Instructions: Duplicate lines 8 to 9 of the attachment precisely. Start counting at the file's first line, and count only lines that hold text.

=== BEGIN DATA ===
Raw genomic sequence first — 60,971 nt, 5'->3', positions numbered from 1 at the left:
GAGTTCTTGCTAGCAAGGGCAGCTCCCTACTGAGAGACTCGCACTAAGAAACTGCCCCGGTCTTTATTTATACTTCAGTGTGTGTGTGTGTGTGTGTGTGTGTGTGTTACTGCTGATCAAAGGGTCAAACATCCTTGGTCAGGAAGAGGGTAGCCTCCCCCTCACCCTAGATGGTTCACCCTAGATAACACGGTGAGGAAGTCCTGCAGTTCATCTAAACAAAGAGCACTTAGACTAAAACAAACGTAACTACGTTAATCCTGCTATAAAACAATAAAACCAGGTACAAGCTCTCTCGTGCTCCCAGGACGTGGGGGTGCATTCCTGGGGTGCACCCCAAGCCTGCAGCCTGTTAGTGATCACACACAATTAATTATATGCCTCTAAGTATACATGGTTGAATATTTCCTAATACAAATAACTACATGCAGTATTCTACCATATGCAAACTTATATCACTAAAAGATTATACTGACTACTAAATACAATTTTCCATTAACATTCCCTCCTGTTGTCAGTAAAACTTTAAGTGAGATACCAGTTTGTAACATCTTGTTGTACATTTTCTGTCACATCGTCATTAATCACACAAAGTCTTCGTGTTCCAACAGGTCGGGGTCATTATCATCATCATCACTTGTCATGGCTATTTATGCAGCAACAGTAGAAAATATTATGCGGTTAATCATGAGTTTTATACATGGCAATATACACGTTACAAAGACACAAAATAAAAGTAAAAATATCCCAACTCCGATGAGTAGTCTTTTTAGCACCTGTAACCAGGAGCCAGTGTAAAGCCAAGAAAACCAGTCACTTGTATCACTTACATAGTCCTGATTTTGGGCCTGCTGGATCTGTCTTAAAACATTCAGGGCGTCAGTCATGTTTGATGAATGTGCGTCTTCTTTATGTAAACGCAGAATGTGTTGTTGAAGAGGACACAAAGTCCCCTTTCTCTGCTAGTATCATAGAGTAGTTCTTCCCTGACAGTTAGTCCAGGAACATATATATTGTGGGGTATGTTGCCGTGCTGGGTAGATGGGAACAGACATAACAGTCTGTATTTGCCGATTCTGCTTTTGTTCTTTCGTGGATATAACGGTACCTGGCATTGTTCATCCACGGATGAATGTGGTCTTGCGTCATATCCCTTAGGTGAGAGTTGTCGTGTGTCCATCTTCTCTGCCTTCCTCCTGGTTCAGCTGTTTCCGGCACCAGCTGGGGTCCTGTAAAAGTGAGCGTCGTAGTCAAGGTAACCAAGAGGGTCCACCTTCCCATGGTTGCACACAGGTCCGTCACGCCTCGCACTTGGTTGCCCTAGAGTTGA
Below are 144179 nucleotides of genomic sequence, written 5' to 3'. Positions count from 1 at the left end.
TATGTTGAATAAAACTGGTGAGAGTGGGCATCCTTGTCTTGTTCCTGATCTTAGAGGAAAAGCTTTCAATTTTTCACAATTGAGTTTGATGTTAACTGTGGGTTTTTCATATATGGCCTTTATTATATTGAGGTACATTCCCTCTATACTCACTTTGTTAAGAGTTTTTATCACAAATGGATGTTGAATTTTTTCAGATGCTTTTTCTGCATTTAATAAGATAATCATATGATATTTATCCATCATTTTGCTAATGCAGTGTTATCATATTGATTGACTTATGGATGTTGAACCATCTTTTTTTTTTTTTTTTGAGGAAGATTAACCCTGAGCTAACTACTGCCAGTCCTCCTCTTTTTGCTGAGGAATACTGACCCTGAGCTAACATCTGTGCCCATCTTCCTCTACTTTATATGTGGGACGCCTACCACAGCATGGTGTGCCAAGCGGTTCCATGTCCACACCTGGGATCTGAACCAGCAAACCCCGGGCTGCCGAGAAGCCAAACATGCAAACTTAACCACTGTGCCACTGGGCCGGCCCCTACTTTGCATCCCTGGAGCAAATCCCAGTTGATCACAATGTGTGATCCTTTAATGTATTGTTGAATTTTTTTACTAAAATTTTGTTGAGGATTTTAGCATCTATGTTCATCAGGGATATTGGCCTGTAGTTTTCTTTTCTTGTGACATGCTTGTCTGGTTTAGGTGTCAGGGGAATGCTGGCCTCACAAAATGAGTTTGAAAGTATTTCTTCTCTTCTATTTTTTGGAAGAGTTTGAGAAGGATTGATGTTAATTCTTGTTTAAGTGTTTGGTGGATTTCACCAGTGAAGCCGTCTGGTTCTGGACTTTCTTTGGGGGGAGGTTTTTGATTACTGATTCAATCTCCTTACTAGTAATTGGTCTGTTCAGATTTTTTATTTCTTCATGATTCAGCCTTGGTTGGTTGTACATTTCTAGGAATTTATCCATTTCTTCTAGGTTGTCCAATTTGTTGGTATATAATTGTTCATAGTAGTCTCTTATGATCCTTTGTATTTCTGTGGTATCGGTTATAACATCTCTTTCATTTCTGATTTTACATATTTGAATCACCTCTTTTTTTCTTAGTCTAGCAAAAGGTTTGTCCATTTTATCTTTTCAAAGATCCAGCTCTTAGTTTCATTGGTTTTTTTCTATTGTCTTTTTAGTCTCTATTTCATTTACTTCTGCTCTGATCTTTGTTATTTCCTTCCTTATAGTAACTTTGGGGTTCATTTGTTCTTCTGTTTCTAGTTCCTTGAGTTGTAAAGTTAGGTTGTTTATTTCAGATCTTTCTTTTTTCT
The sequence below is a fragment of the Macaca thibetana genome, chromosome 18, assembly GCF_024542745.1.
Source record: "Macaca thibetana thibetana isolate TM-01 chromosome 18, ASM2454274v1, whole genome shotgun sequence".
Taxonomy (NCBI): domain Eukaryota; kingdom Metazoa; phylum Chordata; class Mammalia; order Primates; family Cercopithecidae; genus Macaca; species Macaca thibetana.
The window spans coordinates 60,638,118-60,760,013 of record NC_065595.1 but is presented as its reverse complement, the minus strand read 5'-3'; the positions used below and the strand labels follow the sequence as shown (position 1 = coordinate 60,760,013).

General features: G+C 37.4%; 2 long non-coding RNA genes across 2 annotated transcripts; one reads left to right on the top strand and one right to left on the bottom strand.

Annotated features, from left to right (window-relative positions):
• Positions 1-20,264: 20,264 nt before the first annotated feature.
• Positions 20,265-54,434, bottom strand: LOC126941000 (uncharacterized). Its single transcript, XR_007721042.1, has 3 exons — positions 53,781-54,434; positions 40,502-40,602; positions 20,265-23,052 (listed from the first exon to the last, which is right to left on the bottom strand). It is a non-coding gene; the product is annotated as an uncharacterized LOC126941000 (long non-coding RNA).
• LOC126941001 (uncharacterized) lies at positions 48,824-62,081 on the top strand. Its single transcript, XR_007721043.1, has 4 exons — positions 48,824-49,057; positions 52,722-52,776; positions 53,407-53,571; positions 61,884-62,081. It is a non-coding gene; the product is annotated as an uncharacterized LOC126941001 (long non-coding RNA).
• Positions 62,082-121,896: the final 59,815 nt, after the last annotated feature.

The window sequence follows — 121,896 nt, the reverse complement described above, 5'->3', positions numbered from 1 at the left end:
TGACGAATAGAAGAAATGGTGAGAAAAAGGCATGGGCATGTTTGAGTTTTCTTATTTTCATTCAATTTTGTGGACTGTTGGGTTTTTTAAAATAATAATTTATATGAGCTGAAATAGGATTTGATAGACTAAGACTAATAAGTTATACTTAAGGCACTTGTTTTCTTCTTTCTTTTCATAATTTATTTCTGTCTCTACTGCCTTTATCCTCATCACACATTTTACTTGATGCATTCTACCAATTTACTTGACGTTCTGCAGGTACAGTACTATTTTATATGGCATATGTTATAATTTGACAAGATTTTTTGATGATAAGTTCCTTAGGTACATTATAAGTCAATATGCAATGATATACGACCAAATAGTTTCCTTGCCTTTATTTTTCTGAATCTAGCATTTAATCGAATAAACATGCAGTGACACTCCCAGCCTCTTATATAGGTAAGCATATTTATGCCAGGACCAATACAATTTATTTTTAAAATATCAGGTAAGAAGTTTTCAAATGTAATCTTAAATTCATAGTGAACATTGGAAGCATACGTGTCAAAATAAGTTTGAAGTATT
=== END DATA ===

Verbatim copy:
The window spans coordinates 60,638,118-60,760,013 of record NC_065595.1 but is presented as its reverse complement, the minus strand read 5'-3'; the positions used below and the strand labels follow the sequence as shown (position 1 = coordinate 60,760,013).

General features: G+C 37.4%; 2 long non-coding RNA genes across 2 annotated transcripts; one reads left to right on the top strand and one right to left on the bottom strand.